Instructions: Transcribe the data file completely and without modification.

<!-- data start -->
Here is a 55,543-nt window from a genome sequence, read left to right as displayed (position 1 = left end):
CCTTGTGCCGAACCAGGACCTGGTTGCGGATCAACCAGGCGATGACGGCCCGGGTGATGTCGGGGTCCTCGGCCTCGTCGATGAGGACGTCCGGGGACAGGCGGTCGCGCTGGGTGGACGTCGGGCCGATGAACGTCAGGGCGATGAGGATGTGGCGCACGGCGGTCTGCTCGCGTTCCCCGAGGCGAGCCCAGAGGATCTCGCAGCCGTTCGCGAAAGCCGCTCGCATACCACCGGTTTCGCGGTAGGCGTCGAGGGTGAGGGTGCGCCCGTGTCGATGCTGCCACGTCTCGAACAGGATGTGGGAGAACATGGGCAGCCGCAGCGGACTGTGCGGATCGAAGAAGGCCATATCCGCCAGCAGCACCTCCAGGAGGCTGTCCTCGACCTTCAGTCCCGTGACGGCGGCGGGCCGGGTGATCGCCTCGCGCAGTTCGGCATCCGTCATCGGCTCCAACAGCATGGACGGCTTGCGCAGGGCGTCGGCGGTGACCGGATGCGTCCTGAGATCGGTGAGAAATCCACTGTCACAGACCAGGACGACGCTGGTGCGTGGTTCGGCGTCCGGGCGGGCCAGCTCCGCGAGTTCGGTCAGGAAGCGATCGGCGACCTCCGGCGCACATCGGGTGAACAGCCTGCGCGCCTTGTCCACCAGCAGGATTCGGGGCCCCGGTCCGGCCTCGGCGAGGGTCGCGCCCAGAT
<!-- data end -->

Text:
Here is a 55,543-nt window from a genome sequence, read left to right as displayed (position 1 = left end):
CCTTGTGCCGAACCAGGACCTGGTTGCGGATCAACCAGGCGATGACGGCCCGGGTGATGTCGGGGTCCTCGGCCTCGTCGATGAGGACGTCCGGGGACAGGCGGTCGCGCTGGGTGGACGTCGGGCCGATGAACGTCAGGGCGATGAGGATGTGGCGCACGGCGGTCTGCTCGCGTTCCCCGAGGCGAGCCCAGAGGATCTCGCAGCCGTTCGCGAAAGCCGCTCGCATACCACCGGTTTCGCGGTAGGCGTCGAGGGTGAGGGTGCGCCCGTGTCGATGCTGCCACGTCTCGAACAGGATGTGGGAGAACATGGGCAGCCGCAGCGGACTGTGCGGATCGAAGAAGGCCATATCCGCCAGCAGCACCTCCAGGAGGCTGTCCTCGACCTTCAGTCCCGTGACGGCGGCGGGCCGGGTGATCGCCTCGCGCAGTTCGGCATCCGTCATCGGCTCCAACAGCATGGACGGCTTGCGCAGGGCGTCGGCGGTGACCGGATGCGTCCTGAGATCGGTGAGAAATCCACTGTCACAGACCAGGACGACGCTGGTGCGTGGTTCGGCGTCCGGGCGGGCCAGCTCCGCGAGTTCGGTCAGGAAGCGATCGGCGACCTCCGGCGCACATCGGGTGAACAGCCTGCGCGCCTTGTCCACCAGCAGGATTCGGGGCCCCGGTCCGGCCTCGGCGAGGGTCGCGCCCAGAT